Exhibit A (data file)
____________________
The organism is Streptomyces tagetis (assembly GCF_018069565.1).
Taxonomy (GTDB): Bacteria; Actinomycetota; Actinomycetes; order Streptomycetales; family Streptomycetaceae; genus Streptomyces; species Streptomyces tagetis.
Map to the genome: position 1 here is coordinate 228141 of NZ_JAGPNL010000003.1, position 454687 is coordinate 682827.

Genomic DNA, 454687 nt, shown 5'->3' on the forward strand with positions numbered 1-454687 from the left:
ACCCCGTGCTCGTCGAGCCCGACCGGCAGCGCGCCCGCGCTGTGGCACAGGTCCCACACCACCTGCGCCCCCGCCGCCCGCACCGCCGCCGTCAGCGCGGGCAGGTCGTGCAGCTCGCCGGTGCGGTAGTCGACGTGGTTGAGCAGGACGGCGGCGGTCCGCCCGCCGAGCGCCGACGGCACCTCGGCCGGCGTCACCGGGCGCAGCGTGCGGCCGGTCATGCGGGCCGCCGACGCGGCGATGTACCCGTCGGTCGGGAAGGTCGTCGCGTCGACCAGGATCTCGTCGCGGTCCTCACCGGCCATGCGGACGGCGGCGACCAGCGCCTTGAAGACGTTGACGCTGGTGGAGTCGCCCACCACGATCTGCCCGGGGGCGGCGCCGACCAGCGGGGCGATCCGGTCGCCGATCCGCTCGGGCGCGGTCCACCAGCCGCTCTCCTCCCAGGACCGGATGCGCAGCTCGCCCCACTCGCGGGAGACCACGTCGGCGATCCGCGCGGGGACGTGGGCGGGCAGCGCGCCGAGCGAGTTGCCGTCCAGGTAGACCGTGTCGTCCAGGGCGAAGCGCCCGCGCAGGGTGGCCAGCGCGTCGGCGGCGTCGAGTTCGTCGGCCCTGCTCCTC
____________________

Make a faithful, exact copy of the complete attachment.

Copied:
The organism is Streptomyces tagetis (assembly GCF_018069565.1).
Taxonomy (GTDB): Bacteria; Actinomycetota; Actinomycetes; order Streptomycetales; family Streptomycetaceae; genus Streptomyces; species Streptomyces tagetis.
Map to the genome: position 1 here is coordinate 228141 of NZ_JAGPNL010000003.1, position 454687 is coordinate 682827.

Genomic DNA, 454687 nt, shown 5'->3' on the forward strand with positions numbered 1-454687 from the left:
ACCCCGTGCTCGTCGAGCCCGACCGGCAGCGCGCCCGCGCTGTGGCACAGGTCCCACACCACCTGCGCCCCCGCCGCCCGCACCGCCGCCGTCAGCGCGGGCAGGTCGTGCAGCTCGCCGGTGCGGTAGTCGACGTGGTTGAGCAGGACGGCGGCGGTCCGCCCGCCGAGCGCCGACGGCACCTCGGCCGGCGTCACCGGGCGCAGCGTGCGGCCGGTCATGCGGGCCGCCGACGCGGCGATGTACCCGTCGGTCGGGAAGGTCGTCGCGTCGACCAGGATCTCGTCGCGGTCCTCACCGGCCATGCGGACGGCGGCGACCAGCGCCTTGAAGACGTTGACGCTGGTGGAGTCGCCCACCACGATCTGCCCGGGGGCGGCGCCGACCAGCGGGGCGATCCGGTCGCCGATCCGCTCGGGCGCGGTCCACCAGCCGCTCTCCTCCCAGGACCGGATGCGCAGCTCGCCCCACTCGCGGGAGACCACGTCGGCGATCCGCGCGGGGACGTGGGCGGGCAGCGCGCCGAGCGAGTTGCCGTCCAGGTAGACCGTGTCGTCCAGGGCGAAGCGCCCGCGCAGGGTGGCCAGCGCGTCGGCGGCGTCGAGTTCGTCGGCCCTGCTCCTC